In a decision that came out just after Christmas, Dairy Farmers of America, Inc. v. Bassett & Walker International, Inc., Case No. 12-1723 (8th Cir., Dec. 26, 2012), the Eighth Circuit appears to have narrowed the grounds on which personal jurisdiction may be established based on business dealings between parties who were never in the same place at the same time. Dairy Farmers of America (DFA) sued Bassett & Walker for breach of contract in the Western District of Missouri. Bassett moved to dismiss for lack of jurisdiction, and the district court granted the motion. DFA appealed.
The Eighth Circuit affirmed the trial court, finding the following facts material to the analysis: DFA’s principal place of business is in Kansas City, Missouri. Bassett, by contrast, is an international commodities broker and a Canadian corporation, with its principal place of business located in Toronto, Ontario. In fact, as the 8th Circuit noted, “Bassett is not qualified to do business in Missouri; has no agent for service of process, offices, property, bank accounts, telephone listings, or employees here; and does not advertise or promote its business here. According to the record, no Bassett employee has ever entered Missouri.” Slip op. p. 2. The product Bassett contracted to purchase was manufactured in Colorado and payment went to Illinois, with product to be delivered in Mexico. Slip op. p. 10. This “random, fortuitous, or attenuated” contact was insufficient to support jurisdiction. Slip op. p. 10, citing Burger King Corp.v. Rudzewicz, 471 U.S. 462, 486 (1985).
The Eighth Circuit dismissed the course of dealings between the parties as insufficient to establish personal jurisdiction because the transactions occurred entirely remotely. Bassett purchased $5 million in dairy products from DFA, but each transaction occurred by phone. Basset’s representative was in Toronto, while DFA’s either was in Michigan or on the road, although approval was received from DFA’s Missouri headquarters for each transaction. Delivery and billing also were discussed between a Basset representative in Toronto and someone at DFA’s headquarters. The court of appeals found that, although Missouri courts broadly construe transaction of business, “the use of mail or telephone communications to Missouri is not by itself the transaction of business.” Slip op. p. 6. Nor did the fact that Bassett used credit-support jurisdiction in Missouri such that it should anticipate being hailed into court there. Consequently, the court held that Bassett did not transact business in Missouri and, consequently, it was not within reach of Missouri’s long-arm statute.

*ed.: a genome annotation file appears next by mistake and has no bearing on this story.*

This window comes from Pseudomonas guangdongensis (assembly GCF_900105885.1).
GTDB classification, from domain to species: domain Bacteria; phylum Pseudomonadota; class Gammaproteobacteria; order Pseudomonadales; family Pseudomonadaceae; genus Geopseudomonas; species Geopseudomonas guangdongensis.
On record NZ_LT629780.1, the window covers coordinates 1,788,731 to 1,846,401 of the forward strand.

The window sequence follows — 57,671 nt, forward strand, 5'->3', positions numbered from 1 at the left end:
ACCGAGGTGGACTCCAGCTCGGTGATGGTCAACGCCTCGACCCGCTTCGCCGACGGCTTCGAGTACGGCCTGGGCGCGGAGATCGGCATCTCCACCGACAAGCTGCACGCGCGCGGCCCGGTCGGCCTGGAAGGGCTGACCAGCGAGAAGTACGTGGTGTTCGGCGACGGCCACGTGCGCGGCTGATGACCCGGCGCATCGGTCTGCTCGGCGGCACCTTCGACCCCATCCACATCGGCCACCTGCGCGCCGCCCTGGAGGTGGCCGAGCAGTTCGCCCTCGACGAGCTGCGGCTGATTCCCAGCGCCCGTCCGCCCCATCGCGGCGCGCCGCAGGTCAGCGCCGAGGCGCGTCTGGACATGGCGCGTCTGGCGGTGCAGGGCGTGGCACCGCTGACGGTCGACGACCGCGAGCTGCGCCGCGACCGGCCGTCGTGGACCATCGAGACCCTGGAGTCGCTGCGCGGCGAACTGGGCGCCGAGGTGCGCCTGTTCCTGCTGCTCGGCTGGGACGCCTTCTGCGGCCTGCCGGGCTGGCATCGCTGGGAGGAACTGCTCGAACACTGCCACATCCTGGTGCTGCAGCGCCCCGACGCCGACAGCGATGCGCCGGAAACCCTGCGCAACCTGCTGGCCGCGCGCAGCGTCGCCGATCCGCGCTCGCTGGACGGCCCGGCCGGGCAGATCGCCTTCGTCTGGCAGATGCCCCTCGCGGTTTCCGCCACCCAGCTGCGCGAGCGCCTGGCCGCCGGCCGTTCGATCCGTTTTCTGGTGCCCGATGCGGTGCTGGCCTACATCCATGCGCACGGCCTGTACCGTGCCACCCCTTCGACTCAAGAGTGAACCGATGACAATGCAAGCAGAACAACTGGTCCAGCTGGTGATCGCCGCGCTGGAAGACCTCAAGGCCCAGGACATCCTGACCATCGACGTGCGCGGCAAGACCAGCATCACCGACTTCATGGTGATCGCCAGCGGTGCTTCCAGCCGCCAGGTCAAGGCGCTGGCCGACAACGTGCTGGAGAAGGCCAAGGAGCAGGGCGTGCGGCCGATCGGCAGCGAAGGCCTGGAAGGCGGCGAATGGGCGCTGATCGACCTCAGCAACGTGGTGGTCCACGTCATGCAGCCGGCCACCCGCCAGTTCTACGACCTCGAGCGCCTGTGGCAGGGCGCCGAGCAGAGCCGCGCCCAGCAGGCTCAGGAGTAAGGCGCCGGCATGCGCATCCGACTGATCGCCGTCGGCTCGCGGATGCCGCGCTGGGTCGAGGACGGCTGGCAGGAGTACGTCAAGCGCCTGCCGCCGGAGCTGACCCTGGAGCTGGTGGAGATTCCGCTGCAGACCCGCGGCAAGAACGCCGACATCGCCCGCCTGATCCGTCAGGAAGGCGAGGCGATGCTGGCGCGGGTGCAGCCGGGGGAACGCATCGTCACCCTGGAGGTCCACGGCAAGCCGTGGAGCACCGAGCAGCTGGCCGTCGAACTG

The court found that jurisdiction did not exist because Bassett did not conduct business in Missouri, and Bassett lacked sufficient minimum contacts with Missouri. This opinion from the 8th Circuit should be contrasted with recent decisions in which courts have found that offering goods for sale on the Internet is sufficient to support jurisdiction over a party in a foreign state. It may be that the court was particularly troubled by the fact that Bassett is a Canadian company. Nonetheless, there were many different contacts with Missouri advanced by DFA, but none was sufficient. This opinion, therefore, is noteworthy in the way in which it seemingly contracts or limits jurisdiction.